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Golf Question: How Can A Drill Of Swinging A Club With My Feet Together Help Improve My Golf?The swinging a club with your feet together drill is possibly one of the most popular drills used by amateurs, but the reasoning behind it needs to be correct for it to work to its full potential. The feet together drill can help cure a number of ailments including balance, rhythm and timing.

A common fault amongst amateurs is lateral movement during the swing. This causes poor strikes and even affects the swing path to result in poorly directed shots. Practising with the feet together will help stop any lateral movement because once lateral movement happens, the player will lose balance and fall through impact. As the player starts to figure out the correct amount of lateral movement, the swings timing will start to improve and the process of putting the feet back to a correct width will become much easier.

Be sure that when practising this swing, you only do so at approximately 75% effort as regardless of how good your weight transfer becomes your momentum will probably send you tumbling.

The feet together drill is a fantastic method of improving chipping also, even though the chipping stance requires a narrow one anyway. It can help with improving the clubs angle of attack into the ball and most importantly the striking of the ball, helping the player avoid any fat or thin strikes.

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Hitting balls with your feet together will most certainly not help a player increase their swing speed. It would be rather comical to watch as the player will spend a lot of time falling over quite dramatically as they put all their body weight, and speed through the ball at impact and have no stability afterwards.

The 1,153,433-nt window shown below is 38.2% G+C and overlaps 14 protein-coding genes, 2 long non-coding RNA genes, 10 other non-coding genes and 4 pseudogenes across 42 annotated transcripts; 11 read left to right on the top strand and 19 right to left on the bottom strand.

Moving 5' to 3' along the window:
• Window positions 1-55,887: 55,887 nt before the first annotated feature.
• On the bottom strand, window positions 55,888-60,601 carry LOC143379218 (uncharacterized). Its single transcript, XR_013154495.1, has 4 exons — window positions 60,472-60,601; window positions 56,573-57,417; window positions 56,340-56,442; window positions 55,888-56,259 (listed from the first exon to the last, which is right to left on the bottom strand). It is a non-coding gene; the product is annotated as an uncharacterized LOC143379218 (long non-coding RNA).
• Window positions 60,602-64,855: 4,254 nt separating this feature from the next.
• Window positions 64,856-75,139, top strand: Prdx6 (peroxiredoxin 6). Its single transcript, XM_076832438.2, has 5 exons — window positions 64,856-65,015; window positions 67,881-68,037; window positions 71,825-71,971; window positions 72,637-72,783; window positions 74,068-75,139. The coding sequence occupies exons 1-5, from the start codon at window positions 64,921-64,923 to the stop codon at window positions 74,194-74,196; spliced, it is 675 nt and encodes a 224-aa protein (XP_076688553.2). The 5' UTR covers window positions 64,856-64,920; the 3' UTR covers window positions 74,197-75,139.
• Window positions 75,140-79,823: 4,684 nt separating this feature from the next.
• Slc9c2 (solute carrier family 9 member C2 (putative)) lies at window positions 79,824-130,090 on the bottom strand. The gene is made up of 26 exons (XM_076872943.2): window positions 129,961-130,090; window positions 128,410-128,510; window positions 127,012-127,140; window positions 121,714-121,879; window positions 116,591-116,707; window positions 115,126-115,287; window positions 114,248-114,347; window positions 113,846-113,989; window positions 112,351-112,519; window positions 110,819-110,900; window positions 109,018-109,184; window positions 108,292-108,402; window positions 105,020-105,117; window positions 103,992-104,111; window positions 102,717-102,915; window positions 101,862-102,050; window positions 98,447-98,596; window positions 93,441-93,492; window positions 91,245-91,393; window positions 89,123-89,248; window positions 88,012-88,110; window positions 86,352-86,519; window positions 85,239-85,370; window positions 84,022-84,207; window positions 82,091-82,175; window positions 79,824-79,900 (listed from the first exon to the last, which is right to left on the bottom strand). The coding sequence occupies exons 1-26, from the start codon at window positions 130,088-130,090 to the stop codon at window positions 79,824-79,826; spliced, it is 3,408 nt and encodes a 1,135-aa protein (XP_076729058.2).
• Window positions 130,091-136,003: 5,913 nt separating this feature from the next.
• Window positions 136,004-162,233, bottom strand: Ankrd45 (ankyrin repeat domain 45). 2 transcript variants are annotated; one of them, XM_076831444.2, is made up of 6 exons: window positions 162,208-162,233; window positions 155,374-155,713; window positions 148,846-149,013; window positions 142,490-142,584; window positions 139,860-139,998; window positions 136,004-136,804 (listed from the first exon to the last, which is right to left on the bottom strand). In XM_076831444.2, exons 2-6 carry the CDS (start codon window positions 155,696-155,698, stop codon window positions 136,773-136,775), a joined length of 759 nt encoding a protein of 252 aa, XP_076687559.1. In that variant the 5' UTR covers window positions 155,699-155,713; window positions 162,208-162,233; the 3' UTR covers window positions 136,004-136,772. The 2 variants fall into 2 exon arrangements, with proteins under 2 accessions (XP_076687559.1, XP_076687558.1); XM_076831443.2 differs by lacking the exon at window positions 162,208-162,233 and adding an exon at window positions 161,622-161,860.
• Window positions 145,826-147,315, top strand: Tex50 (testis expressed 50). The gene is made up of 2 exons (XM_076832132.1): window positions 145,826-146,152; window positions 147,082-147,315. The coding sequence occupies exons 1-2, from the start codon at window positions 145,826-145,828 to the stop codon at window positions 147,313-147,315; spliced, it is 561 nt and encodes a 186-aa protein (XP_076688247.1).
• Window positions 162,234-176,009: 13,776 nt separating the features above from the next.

Use this drill to build your rhythm and with this you can then start to add velocity to your swing but using the correct areas of your body such as hips and wrists rather than just raw arm speed!

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You will be surprised at the amount of really nice shots you can hit with your feet together as your timing, rhythm and balance will improve dramatically creating some lovely, crisp iron shots. However, this would not really be a drill for trying to change your swing path in a way that adapts your ball flights trajectory or shape.

When trying to hit a draw, you need to create room on the inside for the down swing and this is benefitted by a wider stance and the hip turns initiating the top of swing transition but the narrow stance drill does not really give us this option.

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The narrow stance drill will help a golfer improve his balance, timing and rhythm and it is probably the best drill for all these three aspects which play a huge role on the golf course. If you have the dreaded shanks and you try this drill, it will not make any difference. If anything the drill will only compound your current swing issues by giving you less room to hit the ball towards the toe end instead. The shanks often require a swing path adjustment and this should be performed under the correct supervision.